FacebookTwitterLinkedInEmailPrint分享Reuters:Croatia’s state-run power utility HEP aims to boost renewable energy to 50 percent of its total capacity from the current 35 percent, investing 1 billion Croatian kuna ($153.96 million) a year on average until 2030, it said on Thursday.It will upgrade existing hydro power plants, as well as adding new ones, and invest in other renewable sources, HEP said in a statement.The company is currently running an open tender procedure for the construction of a 6.5 megawatt (MW) solar power plant on the island of Cres, which will be the largest in the country to date.Talks are also underway on the acquisition of two solar and two wind farms, it said, adding that a total of 600 million kuna will be allocated for these projects in 2019 alone.Croatia, the European Union’s newest member, imports 40 percent of its electricity, around 40 percent of its gas and up to 80 percent of its oil. It currently has 4,500 MW of installed power generation capacity with HEP controlling 85 percent of the electricity market.More: Croatia’s HEP to invest $1.85 billion in renewable energy by 2030 Croatia’s government-run utility plans major renewables investments
Sign up for our COVID-19 newsletter to stay up-to-date on the latest coronavirus news throughout New York A 21-year-old man was shot dead in Freeport over the weekend, Nassau County police said.Officers responded to a Shot Spotter alert and 911 call reporting gunshots fired on Colonial Avenue just east of North Main Street, where Lyreek Crawley was found in a backyard with a bullet wound to the head at 1:10 a.m. Sunday, police said.The victim was pronounced dead at the scene.Homicide Squad detectives are continuing the investigation and ask anyone with information regarding this crime to call Crime Stoppers at 1-800-244-TIPS. All callers will remain anonymous.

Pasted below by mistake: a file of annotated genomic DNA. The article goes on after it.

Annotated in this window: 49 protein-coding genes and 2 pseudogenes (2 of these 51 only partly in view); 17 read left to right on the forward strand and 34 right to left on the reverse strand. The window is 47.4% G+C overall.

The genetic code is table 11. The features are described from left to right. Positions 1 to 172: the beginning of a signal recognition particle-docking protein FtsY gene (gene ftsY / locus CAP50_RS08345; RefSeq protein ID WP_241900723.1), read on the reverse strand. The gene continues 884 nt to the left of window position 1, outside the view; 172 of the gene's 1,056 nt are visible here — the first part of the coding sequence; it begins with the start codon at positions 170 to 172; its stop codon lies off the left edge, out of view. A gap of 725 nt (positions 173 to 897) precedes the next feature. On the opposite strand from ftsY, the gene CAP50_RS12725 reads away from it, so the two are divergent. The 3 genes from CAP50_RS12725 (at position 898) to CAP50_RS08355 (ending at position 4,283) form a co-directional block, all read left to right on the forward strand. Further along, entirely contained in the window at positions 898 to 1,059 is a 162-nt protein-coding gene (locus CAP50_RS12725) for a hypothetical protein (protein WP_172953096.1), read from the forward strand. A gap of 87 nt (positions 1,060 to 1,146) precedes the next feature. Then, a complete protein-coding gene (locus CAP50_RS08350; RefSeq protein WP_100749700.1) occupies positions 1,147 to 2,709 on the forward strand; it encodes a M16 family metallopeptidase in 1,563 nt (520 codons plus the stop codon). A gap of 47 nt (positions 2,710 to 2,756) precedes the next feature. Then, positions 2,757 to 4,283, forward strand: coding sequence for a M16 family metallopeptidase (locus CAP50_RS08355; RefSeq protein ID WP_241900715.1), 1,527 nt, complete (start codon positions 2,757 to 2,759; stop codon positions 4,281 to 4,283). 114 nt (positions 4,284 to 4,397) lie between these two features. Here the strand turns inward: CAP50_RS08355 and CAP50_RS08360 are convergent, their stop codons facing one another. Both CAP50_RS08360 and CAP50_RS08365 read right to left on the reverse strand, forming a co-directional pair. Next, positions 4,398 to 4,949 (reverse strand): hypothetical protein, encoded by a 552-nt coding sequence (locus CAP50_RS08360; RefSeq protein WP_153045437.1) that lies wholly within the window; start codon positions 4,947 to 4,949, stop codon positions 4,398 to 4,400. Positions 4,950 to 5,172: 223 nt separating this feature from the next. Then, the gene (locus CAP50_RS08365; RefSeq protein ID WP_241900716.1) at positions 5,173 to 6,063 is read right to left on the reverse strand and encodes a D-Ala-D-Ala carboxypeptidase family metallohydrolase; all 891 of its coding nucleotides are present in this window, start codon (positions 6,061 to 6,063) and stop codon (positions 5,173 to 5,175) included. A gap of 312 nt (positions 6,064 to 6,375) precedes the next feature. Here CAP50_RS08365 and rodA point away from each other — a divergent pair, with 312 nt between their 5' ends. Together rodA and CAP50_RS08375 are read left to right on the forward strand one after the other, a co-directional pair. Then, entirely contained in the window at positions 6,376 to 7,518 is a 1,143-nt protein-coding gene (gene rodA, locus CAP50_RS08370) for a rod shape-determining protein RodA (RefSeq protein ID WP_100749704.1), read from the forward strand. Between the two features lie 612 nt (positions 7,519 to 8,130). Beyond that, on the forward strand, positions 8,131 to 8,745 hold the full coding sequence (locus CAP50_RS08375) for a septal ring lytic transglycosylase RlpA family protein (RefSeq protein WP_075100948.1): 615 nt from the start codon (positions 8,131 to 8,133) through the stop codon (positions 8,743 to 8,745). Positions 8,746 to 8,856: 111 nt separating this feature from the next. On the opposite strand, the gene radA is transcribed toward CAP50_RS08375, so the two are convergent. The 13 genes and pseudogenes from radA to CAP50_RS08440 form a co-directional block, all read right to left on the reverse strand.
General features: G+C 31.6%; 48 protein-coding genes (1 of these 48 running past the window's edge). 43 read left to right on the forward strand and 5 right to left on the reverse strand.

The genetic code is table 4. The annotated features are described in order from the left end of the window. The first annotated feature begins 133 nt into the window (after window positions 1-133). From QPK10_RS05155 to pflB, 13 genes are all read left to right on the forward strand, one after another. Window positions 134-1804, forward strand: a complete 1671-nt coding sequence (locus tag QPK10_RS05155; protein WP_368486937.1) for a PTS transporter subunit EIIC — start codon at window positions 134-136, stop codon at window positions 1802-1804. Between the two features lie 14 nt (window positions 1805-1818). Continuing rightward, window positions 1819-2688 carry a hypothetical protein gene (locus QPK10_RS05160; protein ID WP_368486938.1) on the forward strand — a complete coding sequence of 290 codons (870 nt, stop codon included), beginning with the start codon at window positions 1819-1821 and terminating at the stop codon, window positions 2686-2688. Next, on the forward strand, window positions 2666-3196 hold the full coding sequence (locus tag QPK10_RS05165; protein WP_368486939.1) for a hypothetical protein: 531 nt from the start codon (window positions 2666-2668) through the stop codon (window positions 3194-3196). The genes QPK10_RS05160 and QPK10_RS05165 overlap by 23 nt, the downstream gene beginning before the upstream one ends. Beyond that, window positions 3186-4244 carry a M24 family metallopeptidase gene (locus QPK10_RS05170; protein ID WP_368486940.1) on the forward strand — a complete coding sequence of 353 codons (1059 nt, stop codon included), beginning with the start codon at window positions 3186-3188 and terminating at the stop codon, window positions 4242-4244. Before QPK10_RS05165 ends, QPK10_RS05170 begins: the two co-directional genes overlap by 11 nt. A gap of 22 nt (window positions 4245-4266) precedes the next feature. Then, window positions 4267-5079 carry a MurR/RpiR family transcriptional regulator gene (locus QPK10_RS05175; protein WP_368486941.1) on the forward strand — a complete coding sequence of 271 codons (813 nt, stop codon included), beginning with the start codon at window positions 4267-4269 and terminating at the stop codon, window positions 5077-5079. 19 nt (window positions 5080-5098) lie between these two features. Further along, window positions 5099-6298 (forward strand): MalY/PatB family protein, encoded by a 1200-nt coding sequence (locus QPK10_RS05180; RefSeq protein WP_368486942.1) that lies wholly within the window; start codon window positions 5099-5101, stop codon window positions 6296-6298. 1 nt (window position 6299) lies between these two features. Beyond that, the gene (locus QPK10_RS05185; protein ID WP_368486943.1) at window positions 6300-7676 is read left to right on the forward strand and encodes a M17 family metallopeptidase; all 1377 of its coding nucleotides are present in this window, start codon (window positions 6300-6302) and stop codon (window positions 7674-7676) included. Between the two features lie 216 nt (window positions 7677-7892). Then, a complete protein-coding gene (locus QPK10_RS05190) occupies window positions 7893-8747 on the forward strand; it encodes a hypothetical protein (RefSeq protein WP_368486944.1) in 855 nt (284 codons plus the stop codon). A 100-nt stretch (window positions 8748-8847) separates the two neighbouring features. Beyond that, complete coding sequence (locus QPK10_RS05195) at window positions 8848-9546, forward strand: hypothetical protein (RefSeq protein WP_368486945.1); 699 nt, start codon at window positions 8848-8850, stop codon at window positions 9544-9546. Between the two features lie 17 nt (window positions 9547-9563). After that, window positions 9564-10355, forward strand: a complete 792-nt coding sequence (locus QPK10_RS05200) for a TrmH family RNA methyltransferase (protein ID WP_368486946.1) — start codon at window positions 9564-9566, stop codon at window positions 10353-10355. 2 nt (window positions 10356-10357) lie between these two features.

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The International Financial Reporting Standards Interpretations Committee could be on the verge of restricting the ability of defined benefit plan sponsors to recognise a plan surplus on their balance sheets.Summing up the committee’s 15 July discussion of the issue, chairman Wayne Upton said: “Having looked at this issue again, my sense of a majority of those who spoke was that it is not an asset.”He added: “It doesn’t meet the criteria for recognition, which makes measurement irrelevant.”Ten IFRS IC members supported this analysis. The IFRS approach to pensions accounting is set out in International Accounting Standard 19, Employee Benefits (IAS 19).In 2007, the IFRS IC’s predecessor issued IFRIC 14, which interprets the requirements of IAS 19.Paragraph 58 of IAS 19 limits the measurement of a defined benefit asset to the “present value of economic benefits available in the form” of refunds from the plan or reductions in future contributions to the plan.IFRIC 14 deals with the interaction between a minimum funding requirement and the restriction paragraph 58 on the measurement of the defined benefit asset or liability.The 15 July discussion leaves the committee’s staff to consider ahead of a future meeting whether its asset-ceiling guidance, IFRIC 14, as written, is sufficient basis for that conclusion, or whether some further action is required from the committee.That action could take the form of an amendment to IFRIC 14.Alternatively, because IFRIC 14 is an interpretation of IAS 19, the IFRS IC might ask the IASB to amend the standard.The IFRS IC discussed the issue at its May meeting.Committee members tentatively decided to develop either an amendment or an interpretation on this issue and requested further analysis from staff.When a DB plan sponsor applies IAS 19, it must first measure the DBO using the PUC method, on the one hand, and fair value any plan assets on the other.This calculation will produce either a DB asset or liability at the balance sheet date.Where a plan is in surplus, the sponsor will recognise the lower of any surplus and the IAS 19 asset ceiling – that is, the economic benefits available to the entity from the surplus.The IFRS IC developed IFRIC 14 in order to provide guidance on calculating the asset ceiling.More recently, a constituent has asked the committee to consider whether preparers should take account of events that might disrupt the plan unfolding in line with the IAS 19 assumptions when they apply IFRIC 14.And example would be the trustees of a DB scheme whose future actions could reduce the ability of a sponsor to recognise an asset.For example, the trustees of a plan might opt to augment members’ benefits or wind up the plan and purchase annuities.Eric Steedman, IAS 19 expert at Towers Watson in the UK, told IPE: “This will be dependent on the scheme rules.“It is quite hard to generalise here. It is not necessarily just down to legislation.“If the committee follows the trajectory it seems to be on, sponsors will need to re-examine the conclusions they previously made under IFRIC 14 and see if they still stand up. In many cases they will, but in some they might not.”He added: “A lot of people will also be relying on the ability to take contribution reductions, but, as plans close, that becomes less available.“So I can foresee a situation where, as more plans close and funding levels improve, people need to look more closely at these things.”He said the course the IFRS IC was on could mean change for some people but not for everyone.“I would think over time there will be more people caught by these considerations, but, again, it will depend on the plan specifics,” he said. “I don’t have the sense that this is going to be a flood, but it might be significant for those who are affected.”IFRS IC member Tony Debell warned during the meeting that committee members needed to think through the implications of any actions very carefully.He said: “I understand why people feel uncomfortable with the notion that if someone can just take it away, I don’t get it, but the company controls its right to have whatever is there, and that’s the model that IAS 19 is built on.“I’m just concerned we’re going with an answer we feel comfortable with rather than an answer supported by what the literature says.”In particular, Debell warned that IFRIC 14 was concerned not only with recognition of an IAS 19 balance sheet asset but also with the interaction with any minimum funding requirement.He said “one of the consequences of doing this would be not only to take an asset off the books” but also to add “a liability on as well”.“I want to make sure everybody understands that is what you would be doing when there is a minimum funding requirement,” he said. The IFRS IC is scheduled to meet next in September.